Through construction we can notice the following properties:

- If each bivariate copula specified is of Gaussian type then resulting multi-variate copula is also a Gaussian. This also has the property that conditional correlation does not depend on the conditioning varibles. We find similar results for the student-t
- If edge $e = \{e_1, e_2 \} \in E_l$ with $l > 1$. Then if copula $C_e$ is more concordant than $C_e'$ then the margin $F_e$ is more concordant than the margin $F_e'$
- Of $C_e$ has upper/lower tail ependence for all $e \in E_1$ and the remaining copulae have support in $[0,1]^2$ then all bivariate margins of the joint distribution have upper/lower tail dependence
- For parametric copulae $C_e(.; \theta_e)$ then each marginal copulae exists within the Frechet upper/lower bounds (see previous blog post for details)

These points are a rather fancy way of saying that through the regular-vine construction we get a multi-variate distribution that behaves how we would like/expect.

We also now take a brief diversion into the definition of a **partial correlation**.

**Definition: Partial Correlation**

Let $X_i$ be a variable with zero mean and unit variance. For $i=1,...,N$ define numbers: $b_{ij:\{1,...,,N\} \backslash \{i,j\}}$ that minimise:

$$ \mathbb{E} \left[ \left( X_i - \sum_{j \neq i} b_{ij:\{1,...,,N\} \backslash \{i,j\}} X_j \right)^2 \right]$$

We then define the parital correlation coefficient: $\rho_{ij:\{1,...,,N\} \backslash \{i,j\}}$ as:

$$ \rho_{ij:\{1,...,,N\} \backslash \{i,j\}} = \operatorname{sgn}\left(b_{ij:\{1,...,,N\} \backslash \{i,j\}}\right)\left(b_{ij:\{1,...,,N\} \backslash \{i,j\}} b_{j,i:\{1,...,,N\} \backslash \{i,j\}}\right)^{1/2} $$

We can think of this as the correlation between the projections of $X_i$ and $X_j$ onto a plane orthogonal to the space spanned by all other variables. We can equivalently write this as:

$$ \rho_{ij:\{1,...,,N\} \backslash \{i,j\}} = - \frac{K_{ij}}{\sqrt{K_{ii}K_{jj}}} $$

Where $K_{ij}$ is the $(i,j)$th co-factor of the correlation matrix.

There is nothing special about this definition that is unique to the vine copula methods we are describing. We could equally define this for any Gaussian or student-t or other elliptical multivariate distribution. For those a little rusty on their linear algebra the $(i,j)$th co-factor of a matrix is equal to the determinant of the matrix after removing the $i$th row and $j$th column multiplied by the factor: $(-1)^{i+j}$.

We mention this here since we have the following theorem:

**Theorem:**

The regular vine provides a bijective mapping from $(-1,1)^{N \choose 2}$ to the set of positive definite matrices with $1$ diagonals (i.e. valid joint-elliptical correlation matrices)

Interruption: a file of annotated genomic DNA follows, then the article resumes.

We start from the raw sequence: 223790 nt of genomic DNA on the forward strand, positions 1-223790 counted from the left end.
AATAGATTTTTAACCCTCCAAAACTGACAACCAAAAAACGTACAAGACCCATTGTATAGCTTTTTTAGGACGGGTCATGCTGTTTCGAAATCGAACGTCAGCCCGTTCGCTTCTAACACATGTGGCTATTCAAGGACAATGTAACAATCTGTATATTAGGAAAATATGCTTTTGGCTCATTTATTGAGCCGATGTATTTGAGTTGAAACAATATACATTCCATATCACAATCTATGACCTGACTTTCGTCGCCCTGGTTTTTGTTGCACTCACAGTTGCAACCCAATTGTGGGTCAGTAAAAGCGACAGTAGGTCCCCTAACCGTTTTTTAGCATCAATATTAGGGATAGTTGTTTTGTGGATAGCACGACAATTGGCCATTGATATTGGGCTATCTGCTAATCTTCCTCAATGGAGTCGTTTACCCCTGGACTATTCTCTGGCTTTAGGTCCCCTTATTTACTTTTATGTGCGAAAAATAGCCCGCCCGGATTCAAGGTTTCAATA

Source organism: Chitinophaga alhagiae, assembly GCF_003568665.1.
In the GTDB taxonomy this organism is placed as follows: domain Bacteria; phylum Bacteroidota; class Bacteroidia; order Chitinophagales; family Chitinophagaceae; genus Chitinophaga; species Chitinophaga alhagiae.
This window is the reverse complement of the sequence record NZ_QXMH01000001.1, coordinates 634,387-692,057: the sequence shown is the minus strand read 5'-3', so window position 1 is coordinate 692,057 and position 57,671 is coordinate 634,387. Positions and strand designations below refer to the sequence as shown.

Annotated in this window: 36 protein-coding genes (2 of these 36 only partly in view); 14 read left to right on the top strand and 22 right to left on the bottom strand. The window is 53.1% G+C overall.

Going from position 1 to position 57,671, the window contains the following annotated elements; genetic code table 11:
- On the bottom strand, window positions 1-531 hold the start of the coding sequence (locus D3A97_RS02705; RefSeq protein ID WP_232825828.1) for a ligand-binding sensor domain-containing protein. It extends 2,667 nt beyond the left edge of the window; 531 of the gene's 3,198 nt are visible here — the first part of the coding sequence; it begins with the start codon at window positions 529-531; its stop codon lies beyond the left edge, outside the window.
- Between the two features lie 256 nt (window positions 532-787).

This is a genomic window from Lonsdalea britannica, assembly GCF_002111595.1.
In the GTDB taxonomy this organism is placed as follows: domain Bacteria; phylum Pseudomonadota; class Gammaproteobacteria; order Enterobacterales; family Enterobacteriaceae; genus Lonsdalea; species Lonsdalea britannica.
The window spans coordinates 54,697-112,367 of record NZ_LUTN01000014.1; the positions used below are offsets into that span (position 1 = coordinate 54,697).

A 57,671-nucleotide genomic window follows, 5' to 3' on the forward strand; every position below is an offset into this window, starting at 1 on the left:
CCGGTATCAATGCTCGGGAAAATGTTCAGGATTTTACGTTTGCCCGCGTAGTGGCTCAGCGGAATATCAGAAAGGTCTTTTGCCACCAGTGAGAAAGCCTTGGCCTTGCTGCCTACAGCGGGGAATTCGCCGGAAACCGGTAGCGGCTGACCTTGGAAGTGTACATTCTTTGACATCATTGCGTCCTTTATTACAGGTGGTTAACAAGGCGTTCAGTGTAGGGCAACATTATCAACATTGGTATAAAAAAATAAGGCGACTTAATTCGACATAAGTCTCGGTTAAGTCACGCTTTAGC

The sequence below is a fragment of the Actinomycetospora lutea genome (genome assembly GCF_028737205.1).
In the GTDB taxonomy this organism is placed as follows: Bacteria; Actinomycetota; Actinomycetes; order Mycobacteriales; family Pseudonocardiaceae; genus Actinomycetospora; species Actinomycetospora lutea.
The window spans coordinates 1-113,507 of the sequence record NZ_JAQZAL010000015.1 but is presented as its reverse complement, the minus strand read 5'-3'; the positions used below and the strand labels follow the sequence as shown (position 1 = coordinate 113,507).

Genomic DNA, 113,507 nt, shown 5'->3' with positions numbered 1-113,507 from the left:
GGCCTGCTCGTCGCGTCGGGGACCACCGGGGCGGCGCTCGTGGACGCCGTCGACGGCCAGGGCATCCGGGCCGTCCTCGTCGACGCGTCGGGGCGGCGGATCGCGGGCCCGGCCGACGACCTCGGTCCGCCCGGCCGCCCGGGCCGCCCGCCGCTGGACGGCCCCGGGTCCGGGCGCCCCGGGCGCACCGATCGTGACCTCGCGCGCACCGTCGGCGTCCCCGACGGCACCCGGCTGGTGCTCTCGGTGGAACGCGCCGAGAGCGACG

This means that we can use regular vines as a parameterization tool for joint elliptical (e.g. Gaussian) multi-variate distributions. We do this by specifying partial correlations on each edge in $E(\mathcal{V})$.

### Dependency Between Discrete Variables

So far we have not differentiated between sampling continuous and discrete variables (e.g. we generate our copula and then use a generalize inverse transform to return dependent variables of arbitrary distribution be they Gaussian or Poisson). Unfortunately things are not quite that simple if we are targetting a specific level of Pearson correlation (note that previously we showed why Pearson correlation is an imperfect measure, but in practical situations it is sometimes the only metric we have). Let's use the following definitions of variables:

- $(Z_1,...,Z_N)$ are sample from a multivariate distribution with marginal distribution functions $G_i(.)$
- $(U_1,...,U_N) = (G_1(Z_1),...,G_N(Z_N))$ are rank dependent uniforms corresponding to $Z_i$
- $(X_1,...,X_N) = (F^{-1}_1(U_1),...,F^{-1}_2(U_2))$ are our discrete variable transforms

We then have that in general:

$$Corr_{Pearson}(Z_i, Z_j) \neq Corr_{Pearson}(U_i, U_j) \neq Corr_{Pearson}(X_i, X_j)$$

This is not always rue for continuous variables e.g. when a Gaussian multi-variate and suitably chosen $F(.)$. To overcome this for discrete variables we often have to adjust our input parameters and sensitivity test until a desired output correlation is reached. In the case of large $N$ this quickly becomes prohibitive and we simply have to accept the biases our modelling procedure has, in some cases this can lead to large mis-statements in the model and thus we can draw incorrect conclusions.

It has been shown (in the Gaussian dependency, Poisson/eneralized Poisson/negative-binomial marginal cases) that regular vines have lower biases and do a better job at representing the input calibration. This is especially useful in cases of high dispersion where the typical approaches can lead to large inaccuracies.

### Sampling from Regular Vines

#### Sampling the D-Vine

We will now move onto the problem of sampling from the D-Vine, we start with the D-Vine since it's structure makes it easier to sample from and provides a good foundation and further explanation of what we have seen so far.

##### Inverse Transform Method